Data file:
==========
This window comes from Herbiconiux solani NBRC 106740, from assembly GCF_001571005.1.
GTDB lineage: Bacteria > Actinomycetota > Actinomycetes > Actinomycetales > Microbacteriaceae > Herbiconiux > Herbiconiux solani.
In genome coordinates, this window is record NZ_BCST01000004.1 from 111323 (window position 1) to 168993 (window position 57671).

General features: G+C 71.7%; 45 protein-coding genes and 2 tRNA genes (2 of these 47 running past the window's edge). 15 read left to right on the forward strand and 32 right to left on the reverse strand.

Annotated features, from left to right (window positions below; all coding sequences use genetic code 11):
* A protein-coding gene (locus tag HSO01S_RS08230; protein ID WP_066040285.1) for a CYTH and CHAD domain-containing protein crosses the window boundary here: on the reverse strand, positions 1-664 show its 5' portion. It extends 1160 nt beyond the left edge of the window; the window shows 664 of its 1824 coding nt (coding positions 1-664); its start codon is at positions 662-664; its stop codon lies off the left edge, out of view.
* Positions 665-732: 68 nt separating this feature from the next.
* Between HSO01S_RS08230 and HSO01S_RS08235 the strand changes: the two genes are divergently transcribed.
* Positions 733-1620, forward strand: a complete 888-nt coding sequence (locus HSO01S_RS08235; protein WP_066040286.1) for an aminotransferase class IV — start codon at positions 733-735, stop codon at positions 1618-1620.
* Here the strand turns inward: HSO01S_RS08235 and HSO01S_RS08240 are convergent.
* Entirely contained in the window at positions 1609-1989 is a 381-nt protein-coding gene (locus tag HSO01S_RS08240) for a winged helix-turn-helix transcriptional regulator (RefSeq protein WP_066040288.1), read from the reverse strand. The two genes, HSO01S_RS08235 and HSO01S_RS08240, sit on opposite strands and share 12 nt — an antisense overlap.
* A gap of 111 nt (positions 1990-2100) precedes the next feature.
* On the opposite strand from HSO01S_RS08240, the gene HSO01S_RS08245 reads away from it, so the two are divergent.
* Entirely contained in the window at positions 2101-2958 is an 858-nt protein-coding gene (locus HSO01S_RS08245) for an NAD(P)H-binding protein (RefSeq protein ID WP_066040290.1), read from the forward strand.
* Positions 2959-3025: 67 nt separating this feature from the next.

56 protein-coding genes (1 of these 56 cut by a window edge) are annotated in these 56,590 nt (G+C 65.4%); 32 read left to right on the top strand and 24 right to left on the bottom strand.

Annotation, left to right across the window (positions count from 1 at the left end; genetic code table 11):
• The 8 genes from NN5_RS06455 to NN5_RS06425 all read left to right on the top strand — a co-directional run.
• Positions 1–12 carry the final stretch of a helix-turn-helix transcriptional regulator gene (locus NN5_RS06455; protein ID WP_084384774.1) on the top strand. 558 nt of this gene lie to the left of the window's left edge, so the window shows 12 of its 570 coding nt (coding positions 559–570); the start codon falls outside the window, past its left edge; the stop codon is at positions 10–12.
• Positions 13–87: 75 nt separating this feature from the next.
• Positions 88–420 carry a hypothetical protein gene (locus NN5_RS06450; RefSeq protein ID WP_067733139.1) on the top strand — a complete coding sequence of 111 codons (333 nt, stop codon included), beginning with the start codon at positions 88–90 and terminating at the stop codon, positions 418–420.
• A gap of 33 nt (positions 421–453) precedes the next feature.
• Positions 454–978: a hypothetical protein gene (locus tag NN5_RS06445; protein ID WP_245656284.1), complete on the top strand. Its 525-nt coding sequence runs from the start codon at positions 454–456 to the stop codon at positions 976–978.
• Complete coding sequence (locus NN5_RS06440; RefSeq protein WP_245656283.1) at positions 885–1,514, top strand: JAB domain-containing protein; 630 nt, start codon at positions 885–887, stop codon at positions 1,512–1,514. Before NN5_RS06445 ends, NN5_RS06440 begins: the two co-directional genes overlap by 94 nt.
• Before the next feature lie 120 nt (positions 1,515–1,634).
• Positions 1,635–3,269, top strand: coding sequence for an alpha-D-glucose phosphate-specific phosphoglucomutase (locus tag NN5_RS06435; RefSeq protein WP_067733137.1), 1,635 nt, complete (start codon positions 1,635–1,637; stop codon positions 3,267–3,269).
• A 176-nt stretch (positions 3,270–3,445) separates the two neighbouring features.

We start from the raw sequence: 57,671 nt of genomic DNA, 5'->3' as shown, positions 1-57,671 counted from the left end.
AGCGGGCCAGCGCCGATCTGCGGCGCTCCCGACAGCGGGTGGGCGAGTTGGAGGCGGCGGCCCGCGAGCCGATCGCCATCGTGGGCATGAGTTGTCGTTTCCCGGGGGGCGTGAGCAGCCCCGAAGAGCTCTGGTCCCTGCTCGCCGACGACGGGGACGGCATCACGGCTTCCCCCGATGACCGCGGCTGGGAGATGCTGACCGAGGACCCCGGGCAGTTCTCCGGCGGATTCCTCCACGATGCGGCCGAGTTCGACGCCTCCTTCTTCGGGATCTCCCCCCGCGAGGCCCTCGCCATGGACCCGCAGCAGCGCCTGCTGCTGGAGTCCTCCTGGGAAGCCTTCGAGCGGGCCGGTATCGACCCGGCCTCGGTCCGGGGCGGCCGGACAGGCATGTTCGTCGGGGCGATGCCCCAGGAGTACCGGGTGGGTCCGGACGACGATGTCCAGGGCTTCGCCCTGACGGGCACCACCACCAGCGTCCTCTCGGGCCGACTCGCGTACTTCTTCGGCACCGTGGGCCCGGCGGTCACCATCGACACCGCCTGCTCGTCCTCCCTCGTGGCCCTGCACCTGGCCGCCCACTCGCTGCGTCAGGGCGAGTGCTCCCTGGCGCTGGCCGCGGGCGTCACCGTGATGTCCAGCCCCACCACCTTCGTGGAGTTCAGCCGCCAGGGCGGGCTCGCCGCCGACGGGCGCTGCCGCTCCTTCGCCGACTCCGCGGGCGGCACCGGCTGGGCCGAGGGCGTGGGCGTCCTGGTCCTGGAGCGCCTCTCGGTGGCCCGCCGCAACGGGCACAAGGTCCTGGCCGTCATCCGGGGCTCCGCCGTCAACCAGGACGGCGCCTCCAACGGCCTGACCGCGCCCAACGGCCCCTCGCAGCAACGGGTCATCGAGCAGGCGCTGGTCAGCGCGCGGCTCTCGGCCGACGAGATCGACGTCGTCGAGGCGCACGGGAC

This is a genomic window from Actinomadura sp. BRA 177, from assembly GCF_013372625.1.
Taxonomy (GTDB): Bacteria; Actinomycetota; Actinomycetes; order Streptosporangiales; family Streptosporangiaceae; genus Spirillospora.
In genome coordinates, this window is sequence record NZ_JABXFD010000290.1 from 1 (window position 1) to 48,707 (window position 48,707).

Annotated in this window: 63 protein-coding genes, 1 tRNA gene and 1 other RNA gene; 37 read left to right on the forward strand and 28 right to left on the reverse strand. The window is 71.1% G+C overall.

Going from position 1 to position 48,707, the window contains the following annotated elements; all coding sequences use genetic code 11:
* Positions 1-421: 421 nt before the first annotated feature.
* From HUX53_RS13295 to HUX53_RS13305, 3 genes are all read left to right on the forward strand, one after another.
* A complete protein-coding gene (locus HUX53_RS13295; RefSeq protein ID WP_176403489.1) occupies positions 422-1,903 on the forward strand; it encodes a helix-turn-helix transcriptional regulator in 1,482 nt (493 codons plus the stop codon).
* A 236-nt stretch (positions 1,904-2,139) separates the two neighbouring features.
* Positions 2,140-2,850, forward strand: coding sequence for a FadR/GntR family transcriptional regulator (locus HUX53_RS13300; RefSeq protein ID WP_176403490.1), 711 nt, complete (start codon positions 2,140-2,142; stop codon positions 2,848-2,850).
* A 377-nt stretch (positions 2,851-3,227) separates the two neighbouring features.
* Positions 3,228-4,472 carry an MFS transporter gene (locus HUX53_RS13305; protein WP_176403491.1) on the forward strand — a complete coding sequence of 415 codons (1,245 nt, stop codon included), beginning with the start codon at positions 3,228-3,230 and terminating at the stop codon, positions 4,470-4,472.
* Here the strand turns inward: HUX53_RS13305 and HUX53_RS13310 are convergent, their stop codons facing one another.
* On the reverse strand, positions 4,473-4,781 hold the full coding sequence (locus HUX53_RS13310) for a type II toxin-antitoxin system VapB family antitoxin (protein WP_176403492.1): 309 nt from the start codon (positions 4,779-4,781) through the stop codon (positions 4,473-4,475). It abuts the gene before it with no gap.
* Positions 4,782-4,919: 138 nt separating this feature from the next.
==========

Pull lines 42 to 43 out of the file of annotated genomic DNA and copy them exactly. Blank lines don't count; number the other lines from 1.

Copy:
* Here the strand turns inward: HUX53_RS13305 and HUX53_RS13310 are convergent, their stop codons facing one another.
* On the reverse strand, positions 4,473-4,781 hold the full coding sequence (locus HUX53_RS13310) for a type II toxin-antitoxin system VapB family antitoxin (protein WP_176403492.1): 309 nt from the start codon (positions 4,779-4,781) through the stop codon (positions 4,473-4,475). It abuts the gene before it with no gap.